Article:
How should the Spurs attack the newlook Lakers?


April 17, 2012; Los Angeles, CA, USA; San Antonio Spurs point guard Tony Parker (9) moves the ball against the defense of Los Angeles Lakers small forward Matt Barnes (9) during the second half at Staples Center. Mandatory Credit: Gary A. Vasquez-US PRESSWIRE

The Lakers completed their masterstroke, prolonging their taut championship window, after they acquired Dwight Howard in a four-team blockbuster deal yesterday. It’s a move that should frighten the Oklahoma City Thunder and, to a much larger extent, the San Antonio Spurs, who have yet to add any frontcourt girth of significance outside of re-signing Boris Diaw.

While it’s true that acquiring Howard doesn’t instantly improve their No. 1 ranked post offense, it does make the Lakers a more well-rounded basketball team.

Defensively, the Lakers should improve especially against the pick-and-roll, a facet of Howard’s game that shouldn’t be overlooked — he is one of the few big men that can jump out to the perimeter on screens and still recover to his natural abode. Andrew Bynum, despite lacking the athleticism of Howard, also rated as an elite pick-and-roll defender. Again, it’s an improvement but not a dramatic one.

The addition of Steve Nash, and while the institution of the Princeton offense may highlight their weaknesses in the long run, will help the Lakers utilize Howard’s adept pick-and-roll game. Howard scored on 72.5% of his possessions as the roll man, good for an average of 1.36 points per possession. And this was with Jameer Nelson feeding him the ball. Nash, in all likelihood, stands to provide Howard with the optimal complement for his ethereal skills.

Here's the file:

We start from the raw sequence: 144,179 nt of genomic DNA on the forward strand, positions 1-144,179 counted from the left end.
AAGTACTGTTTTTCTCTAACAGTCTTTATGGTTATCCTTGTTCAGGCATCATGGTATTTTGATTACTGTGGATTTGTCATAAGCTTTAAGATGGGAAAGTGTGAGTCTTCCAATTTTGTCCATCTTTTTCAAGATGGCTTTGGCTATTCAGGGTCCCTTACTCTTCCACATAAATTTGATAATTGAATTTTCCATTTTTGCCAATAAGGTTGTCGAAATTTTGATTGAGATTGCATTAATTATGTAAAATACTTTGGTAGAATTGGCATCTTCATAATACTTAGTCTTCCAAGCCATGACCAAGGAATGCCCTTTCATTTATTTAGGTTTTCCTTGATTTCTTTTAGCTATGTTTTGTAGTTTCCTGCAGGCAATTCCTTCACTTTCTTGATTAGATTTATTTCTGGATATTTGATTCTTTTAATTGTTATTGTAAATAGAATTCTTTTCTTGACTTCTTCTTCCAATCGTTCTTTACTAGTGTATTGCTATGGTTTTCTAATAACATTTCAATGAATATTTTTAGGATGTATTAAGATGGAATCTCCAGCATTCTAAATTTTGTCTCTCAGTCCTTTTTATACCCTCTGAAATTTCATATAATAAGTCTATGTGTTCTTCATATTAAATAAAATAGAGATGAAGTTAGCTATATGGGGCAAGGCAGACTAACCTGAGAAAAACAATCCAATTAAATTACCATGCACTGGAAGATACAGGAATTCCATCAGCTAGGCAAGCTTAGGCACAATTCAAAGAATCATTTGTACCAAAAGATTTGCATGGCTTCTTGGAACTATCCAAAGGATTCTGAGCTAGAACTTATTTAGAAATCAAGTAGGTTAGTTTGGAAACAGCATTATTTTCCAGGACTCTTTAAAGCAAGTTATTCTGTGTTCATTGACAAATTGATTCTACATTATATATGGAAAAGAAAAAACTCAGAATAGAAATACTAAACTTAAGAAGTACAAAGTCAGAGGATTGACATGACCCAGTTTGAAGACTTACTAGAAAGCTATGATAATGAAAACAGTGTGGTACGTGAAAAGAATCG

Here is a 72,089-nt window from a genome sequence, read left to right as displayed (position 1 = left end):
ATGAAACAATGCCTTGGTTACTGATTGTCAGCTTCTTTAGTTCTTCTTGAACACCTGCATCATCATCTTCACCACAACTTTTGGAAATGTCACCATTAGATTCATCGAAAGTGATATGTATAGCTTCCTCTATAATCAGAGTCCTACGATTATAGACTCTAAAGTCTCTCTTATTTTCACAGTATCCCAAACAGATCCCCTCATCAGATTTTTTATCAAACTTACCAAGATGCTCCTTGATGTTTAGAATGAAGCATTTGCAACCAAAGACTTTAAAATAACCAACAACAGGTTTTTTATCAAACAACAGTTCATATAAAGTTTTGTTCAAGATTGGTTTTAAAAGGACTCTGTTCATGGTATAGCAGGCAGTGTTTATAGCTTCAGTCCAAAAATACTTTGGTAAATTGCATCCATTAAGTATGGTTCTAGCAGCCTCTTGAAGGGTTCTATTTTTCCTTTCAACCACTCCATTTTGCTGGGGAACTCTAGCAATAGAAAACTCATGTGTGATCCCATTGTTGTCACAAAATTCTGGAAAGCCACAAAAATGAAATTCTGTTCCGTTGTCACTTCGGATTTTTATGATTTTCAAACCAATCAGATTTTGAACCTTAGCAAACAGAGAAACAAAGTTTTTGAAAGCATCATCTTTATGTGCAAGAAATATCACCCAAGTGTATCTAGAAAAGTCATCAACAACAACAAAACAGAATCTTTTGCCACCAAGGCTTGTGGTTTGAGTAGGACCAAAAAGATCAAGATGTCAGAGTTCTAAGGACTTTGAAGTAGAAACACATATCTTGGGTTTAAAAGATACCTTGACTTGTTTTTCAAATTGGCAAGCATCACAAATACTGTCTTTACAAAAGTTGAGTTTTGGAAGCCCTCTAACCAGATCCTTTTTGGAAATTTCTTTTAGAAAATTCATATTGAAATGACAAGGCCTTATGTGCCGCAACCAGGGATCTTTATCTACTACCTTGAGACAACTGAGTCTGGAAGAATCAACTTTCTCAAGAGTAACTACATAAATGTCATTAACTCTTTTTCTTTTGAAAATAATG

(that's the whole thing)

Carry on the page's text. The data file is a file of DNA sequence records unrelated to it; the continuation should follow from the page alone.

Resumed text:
So, with this in mind, how can the Spurs possibly survive against the Lakers? Should they simply admit defeat and huddle in a corner for the duration of the entire game?

No, they should allow their perimeter slashers in Manu Ginobili and Tony Parker to, well, score. Parker gives the Spurs an inestimable advantage over the laterally challenged Nash. Phoenix did perform better defensively last season with Nash on the floor, but that statistical caveat doesn’t cover for the blinding speed of Parker. San Antonio’s pick-and-roll heavy attack, coupled with ball movement, may alleviate the threat of Howard and Pau Gasol.

Also: the threat of Ginobili, who sacrificed volume for efficiency last season, presses the Lakers into an interesting conundrum. Do they cover Ginobili with Kobe Bryant and risk decreasing his effectiveness on the offensive end? This has always been a pressing question against San Antonio, but it may become an even bigger problem considering Nash’s proclivity to save his energy for the offensive side of the court.

Should they forgo the Bryant-Ginobili matchup, that would likely mean Metta World Peace checking Ginobili — a matchup that will suit Ginobili’s strengths quite well even though World Peace is a notoriously physical defender.

The theoretical matchup between the newlook Lakers squad and the Spurs, who retained their entire team sans the addition of Nando De Colo, has slightly tilted in the Lakers favor. But lest we forget the seemingly limitless potential of the Spurs’ offense, the brilliance of one Gregg Popovich and the double-edged sword in Ginobili and Parker. If the latter stay healthy for the majority of the season, they will have a couple of weapons that can attack the Lakers right where it hurts the most — at the point of attack.